James Cromwell – activist, actor, the voice of reason in Succession and the farmer in Babe – is explaining his love of Britain’s Got Talent. “It’s the best of England,” the 81-year-old says in his velvety, sensitive timbre. He recalls two boys who auditioned with a song about being bullied, and promptly chokes up. “In America, it’s all violence, instead of love, compassion and feeling. What I love about the show is that Simon – ” Cromwell’s voice cracks, and he clears his throat. “Oh, I get emotional. The way Simon Cowell and those judges embrace people who have the courage to come out there…”
He moves on to The X Factor, specifically Cowell tearing up over a young man grieving for his best friend, and “that wonderful woman from the north of England” – Cheryl, I assume. “She’s there asking: ‘How can we ease his pain? How can we celebrate this man? How can we get him through to the next moment but also allow him to have his feelings?’” Cromwell sighs, misty-eyed. “That’s the kind of work I look for.”
In a conversation that covers everything from politics to pigs to protest, Cromwell’s adoration for weepy British reality shows is a mere aside. But it also gets to the root of him. While he’s played dreadful people before – the corrupt police chief in LA Confidential, a Nazi doctor in American Horror Story: Asylum – he is most often associated with morality, goodness, or gently telling a talking hog, “That’ll do, pig.”
Off camera, whether protesting for animal rights or leading anti-capitalist sit-ins, he is capable only of empathy for society’s most vulnerable. He also sports a kind of eternal youth, an older man still seeing the world through innocent eyes. “To me, I’m 19,” he jokes. “I still make the same 19-year-old mistakes. Hopefully not as many, but just about. Those same dreams and desires still inform everything that I do. And for a funny-looking six-foot-six guy, I haven’t done too badly.”
Cromwell is calling from the log cabin in upstate New York that he shares with his wife, Anna. She owns 13 acres of land, all of which is currently blanketed in winter snow. Cromwell’s brother-in-law lives next door with his family, and performs most of the legwork around the property. “He cuts down the trees and ploughs the meadow, and I just sit here and get fed,” he chuckles.
Cromwell has lived at the property for seven years, having swapped a “postage-stamp”-sized cottage in Los Angeles for large swathes of farmland and forest. “I can’t imagine at my age keeping up with the rhythm of a city,” he says. “After you’ve had a whole life of it, you want to sit back and let life flow over you. I know I’m going down the stream, I know what the end is, so at least let me just sit here and enjoy what I see.”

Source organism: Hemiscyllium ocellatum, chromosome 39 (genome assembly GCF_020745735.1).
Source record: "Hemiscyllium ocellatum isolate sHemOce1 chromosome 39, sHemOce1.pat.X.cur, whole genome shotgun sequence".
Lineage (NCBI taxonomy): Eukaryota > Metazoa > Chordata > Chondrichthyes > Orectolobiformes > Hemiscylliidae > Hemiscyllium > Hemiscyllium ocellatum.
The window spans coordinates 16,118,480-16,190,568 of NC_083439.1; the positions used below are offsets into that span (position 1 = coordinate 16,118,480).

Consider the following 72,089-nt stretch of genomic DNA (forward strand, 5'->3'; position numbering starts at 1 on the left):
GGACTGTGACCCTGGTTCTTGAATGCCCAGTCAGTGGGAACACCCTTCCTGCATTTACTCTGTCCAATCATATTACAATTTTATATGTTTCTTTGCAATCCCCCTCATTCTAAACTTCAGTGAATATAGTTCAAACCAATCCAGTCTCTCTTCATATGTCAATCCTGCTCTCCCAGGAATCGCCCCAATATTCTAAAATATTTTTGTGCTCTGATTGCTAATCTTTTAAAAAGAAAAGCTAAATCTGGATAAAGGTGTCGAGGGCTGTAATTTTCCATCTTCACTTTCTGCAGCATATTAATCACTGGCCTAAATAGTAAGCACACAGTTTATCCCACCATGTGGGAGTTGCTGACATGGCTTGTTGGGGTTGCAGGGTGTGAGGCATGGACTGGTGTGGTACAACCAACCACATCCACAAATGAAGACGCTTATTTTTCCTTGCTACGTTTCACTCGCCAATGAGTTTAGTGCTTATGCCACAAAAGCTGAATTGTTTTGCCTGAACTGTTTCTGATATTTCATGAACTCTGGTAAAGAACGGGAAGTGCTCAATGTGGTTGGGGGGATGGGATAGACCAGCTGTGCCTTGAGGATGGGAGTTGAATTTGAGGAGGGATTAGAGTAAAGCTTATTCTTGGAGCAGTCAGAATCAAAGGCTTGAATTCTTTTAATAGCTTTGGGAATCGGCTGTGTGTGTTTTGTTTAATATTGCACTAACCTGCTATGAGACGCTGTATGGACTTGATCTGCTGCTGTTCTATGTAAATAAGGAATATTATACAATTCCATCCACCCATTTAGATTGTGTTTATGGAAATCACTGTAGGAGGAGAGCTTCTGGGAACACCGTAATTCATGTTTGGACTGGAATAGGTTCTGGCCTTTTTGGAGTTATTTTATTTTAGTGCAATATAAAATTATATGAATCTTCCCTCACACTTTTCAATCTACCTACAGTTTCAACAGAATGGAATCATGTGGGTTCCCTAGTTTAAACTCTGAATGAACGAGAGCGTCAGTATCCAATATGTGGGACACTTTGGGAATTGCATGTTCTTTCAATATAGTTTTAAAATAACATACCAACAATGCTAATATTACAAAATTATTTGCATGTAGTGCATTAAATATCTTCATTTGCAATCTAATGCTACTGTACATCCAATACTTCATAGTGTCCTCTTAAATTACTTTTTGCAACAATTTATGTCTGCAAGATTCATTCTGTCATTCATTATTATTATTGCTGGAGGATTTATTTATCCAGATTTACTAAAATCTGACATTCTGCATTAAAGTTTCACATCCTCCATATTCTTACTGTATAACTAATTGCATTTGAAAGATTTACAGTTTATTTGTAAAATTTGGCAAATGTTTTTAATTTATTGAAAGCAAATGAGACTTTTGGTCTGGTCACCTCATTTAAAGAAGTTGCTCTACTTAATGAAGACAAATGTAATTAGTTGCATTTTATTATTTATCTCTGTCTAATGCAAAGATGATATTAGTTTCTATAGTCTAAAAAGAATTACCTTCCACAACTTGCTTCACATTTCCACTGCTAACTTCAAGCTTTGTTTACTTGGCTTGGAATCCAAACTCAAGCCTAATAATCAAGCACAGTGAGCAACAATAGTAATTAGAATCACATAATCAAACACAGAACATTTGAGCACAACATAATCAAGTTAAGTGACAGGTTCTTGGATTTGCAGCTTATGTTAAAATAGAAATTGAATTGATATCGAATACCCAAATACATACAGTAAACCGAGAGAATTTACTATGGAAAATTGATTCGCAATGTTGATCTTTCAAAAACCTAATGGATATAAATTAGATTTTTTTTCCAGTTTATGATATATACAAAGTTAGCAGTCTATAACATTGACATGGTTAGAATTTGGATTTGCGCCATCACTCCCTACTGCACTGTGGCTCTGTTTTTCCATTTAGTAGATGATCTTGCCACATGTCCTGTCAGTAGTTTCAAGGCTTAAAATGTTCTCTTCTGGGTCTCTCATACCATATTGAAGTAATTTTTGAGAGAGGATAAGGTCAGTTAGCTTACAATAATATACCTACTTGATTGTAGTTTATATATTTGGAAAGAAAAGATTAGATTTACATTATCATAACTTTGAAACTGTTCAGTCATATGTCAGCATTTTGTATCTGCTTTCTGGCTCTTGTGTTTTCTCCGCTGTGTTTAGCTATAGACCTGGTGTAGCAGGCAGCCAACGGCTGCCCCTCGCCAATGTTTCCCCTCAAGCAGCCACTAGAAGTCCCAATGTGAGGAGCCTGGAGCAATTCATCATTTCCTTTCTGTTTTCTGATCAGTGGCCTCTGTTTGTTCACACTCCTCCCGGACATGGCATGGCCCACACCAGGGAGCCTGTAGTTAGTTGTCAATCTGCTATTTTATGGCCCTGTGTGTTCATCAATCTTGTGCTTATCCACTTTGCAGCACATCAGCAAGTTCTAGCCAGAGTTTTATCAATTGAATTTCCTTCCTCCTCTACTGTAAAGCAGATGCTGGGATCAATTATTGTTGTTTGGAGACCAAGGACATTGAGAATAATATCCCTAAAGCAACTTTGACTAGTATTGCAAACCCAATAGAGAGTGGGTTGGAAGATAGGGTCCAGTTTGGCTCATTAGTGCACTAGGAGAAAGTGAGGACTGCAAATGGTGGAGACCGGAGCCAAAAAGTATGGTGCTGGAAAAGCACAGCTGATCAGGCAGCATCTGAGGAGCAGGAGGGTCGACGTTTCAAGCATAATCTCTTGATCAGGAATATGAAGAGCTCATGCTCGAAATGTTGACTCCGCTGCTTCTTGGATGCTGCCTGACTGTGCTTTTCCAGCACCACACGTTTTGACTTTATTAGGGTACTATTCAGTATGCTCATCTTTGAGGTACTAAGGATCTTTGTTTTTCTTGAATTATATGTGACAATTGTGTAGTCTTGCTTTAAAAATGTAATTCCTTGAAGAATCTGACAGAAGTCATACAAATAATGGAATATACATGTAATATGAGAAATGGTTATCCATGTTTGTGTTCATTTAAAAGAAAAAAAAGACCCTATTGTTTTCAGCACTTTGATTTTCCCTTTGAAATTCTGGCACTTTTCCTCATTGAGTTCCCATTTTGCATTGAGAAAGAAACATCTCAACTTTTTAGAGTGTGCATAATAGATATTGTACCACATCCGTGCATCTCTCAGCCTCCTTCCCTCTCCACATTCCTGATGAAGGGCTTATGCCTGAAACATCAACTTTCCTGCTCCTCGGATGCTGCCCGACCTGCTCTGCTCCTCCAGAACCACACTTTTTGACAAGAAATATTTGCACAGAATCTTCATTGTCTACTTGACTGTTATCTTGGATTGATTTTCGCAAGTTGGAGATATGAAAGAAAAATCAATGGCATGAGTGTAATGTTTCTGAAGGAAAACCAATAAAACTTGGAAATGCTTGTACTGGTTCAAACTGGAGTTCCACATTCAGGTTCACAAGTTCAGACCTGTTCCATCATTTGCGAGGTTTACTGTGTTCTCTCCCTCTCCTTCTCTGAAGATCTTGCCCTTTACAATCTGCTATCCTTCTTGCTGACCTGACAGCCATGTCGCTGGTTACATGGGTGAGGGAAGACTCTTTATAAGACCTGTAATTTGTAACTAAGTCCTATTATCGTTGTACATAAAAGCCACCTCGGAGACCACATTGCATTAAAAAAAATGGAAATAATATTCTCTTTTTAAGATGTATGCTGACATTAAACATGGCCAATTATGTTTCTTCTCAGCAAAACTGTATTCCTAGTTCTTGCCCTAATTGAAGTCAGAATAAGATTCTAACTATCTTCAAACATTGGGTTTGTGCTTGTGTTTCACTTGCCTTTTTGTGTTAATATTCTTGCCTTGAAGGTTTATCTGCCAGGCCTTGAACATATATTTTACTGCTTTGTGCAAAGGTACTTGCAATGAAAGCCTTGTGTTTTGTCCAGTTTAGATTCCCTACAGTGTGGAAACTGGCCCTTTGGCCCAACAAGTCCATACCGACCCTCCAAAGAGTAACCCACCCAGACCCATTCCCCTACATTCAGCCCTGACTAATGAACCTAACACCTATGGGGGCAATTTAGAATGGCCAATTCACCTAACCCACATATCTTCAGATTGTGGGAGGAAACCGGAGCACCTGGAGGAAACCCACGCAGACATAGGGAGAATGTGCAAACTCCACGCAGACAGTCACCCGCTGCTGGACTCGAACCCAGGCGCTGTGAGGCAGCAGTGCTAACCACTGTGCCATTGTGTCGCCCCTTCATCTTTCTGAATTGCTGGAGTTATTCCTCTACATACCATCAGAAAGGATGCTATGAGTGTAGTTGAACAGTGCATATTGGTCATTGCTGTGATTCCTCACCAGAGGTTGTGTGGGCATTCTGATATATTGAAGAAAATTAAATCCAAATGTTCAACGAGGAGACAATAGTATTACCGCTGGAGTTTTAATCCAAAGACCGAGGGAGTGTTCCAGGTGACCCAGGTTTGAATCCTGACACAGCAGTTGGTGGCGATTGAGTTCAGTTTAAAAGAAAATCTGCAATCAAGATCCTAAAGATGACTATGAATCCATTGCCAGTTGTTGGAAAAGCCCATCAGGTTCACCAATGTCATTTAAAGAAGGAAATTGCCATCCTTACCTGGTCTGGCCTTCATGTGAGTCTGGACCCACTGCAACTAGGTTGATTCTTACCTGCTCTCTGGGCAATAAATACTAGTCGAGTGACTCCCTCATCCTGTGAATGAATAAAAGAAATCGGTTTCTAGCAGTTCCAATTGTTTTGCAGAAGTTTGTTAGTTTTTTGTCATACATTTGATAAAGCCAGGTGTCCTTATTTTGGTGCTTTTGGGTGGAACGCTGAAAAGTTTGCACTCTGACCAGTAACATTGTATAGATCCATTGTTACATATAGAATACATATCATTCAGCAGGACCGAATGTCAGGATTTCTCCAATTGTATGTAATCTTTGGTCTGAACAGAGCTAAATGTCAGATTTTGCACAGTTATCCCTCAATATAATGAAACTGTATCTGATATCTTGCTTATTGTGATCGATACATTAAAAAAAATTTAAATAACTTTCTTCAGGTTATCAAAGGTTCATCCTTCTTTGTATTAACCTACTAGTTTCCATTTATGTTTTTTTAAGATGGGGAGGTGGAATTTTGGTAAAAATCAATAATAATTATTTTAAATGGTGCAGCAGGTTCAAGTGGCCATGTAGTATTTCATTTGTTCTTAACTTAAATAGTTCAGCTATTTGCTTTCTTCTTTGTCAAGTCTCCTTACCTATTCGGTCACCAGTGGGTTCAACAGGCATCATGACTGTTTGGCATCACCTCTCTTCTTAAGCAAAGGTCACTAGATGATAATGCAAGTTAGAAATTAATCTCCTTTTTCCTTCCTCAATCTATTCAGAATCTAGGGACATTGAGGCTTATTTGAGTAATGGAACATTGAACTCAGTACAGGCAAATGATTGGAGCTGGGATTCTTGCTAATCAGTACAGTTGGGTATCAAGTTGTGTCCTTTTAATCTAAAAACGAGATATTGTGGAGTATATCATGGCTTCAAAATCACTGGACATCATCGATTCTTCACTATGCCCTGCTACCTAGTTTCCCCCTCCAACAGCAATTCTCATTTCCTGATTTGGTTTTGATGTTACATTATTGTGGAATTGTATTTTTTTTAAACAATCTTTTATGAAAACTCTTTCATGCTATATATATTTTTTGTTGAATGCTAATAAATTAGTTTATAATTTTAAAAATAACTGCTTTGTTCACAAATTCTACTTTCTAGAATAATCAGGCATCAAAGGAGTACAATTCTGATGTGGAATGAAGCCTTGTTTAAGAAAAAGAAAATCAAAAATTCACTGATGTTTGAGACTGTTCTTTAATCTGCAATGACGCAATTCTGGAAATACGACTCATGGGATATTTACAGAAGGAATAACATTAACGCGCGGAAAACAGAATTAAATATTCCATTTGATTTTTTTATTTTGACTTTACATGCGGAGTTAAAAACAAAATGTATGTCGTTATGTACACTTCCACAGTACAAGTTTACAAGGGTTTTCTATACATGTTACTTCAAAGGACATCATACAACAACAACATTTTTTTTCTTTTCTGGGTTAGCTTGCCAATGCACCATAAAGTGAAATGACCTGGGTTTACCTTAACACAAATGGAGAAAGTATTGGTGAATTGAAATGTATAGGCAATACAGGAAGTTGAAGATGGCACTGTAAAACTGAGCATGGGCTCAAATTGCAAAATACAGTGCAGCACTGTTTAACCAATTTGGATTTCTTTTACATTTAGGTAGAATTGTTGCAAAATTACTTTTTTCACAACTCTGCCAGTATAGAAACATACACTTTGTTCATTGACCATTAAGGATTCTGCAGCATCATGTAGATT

There is a pragmatism to the way that Cromwell talks about death. He broaches the subject often, unfussily, as if it would be pointless not to acknowledge that it’s nearer than it used to be. But it also feels jarring at times. Cromwell is still visibly passionate about the work he has to do, and his face still bears the twinkly wisdom that made him so endearing in Babe.
His new film, the Australian comedy Never Too Late, exploits such sprightliness. He plays a Vietnam veteran confined to a retirement home in Adelaide, who is far more cogent than the staff insist he is. Recruiting fellow members of the PoW group he fled captivity with decades earlier, he plots to escape the institution and reunite with his lost love – a former combat nurse played by Jacki Weaver.
Weaver and Cromwell have lovely chemistry, with the latter finally getting the chance to play a romantic lead. In 1995, around the time that Babe was released, he told a journalist that he wished he were cast more often as the “lover” in a film, or someone with a rich inner life and sexuality.
“Character actors never get the girl,” he explains today. “Their romantic life is of no interest. You’re there to serve the lead, who gets to express feelings and have relationships. As a human being, I wanted to be able to express a part of me that I don’t get many chances to express.” The closest he came back then, he adds, was with Babe. “I have a relationship in that film, but it’s inter-species. I understand the animal and what its aspirations are. It has courage, which inspires me to have courage.”
Cromwell also liked what Never Too Late says about elderly people – who, he says, regardless of their individual capabilities, tend to be infantilised by society and shut off from the world. “When you reach a certain age, they say, ‘That’s it, you’re finished, don’t drive a car, we don’t want to see you any more.’ You have everything taken away from you, and you don’t exist in the world as a viable entity.” He waves his finger at his camera. “Unless you give something back to yourself. You’re still alive, you’re still learning. You can still contribute, you can still make a difference, you can still inspire. And what else is there?”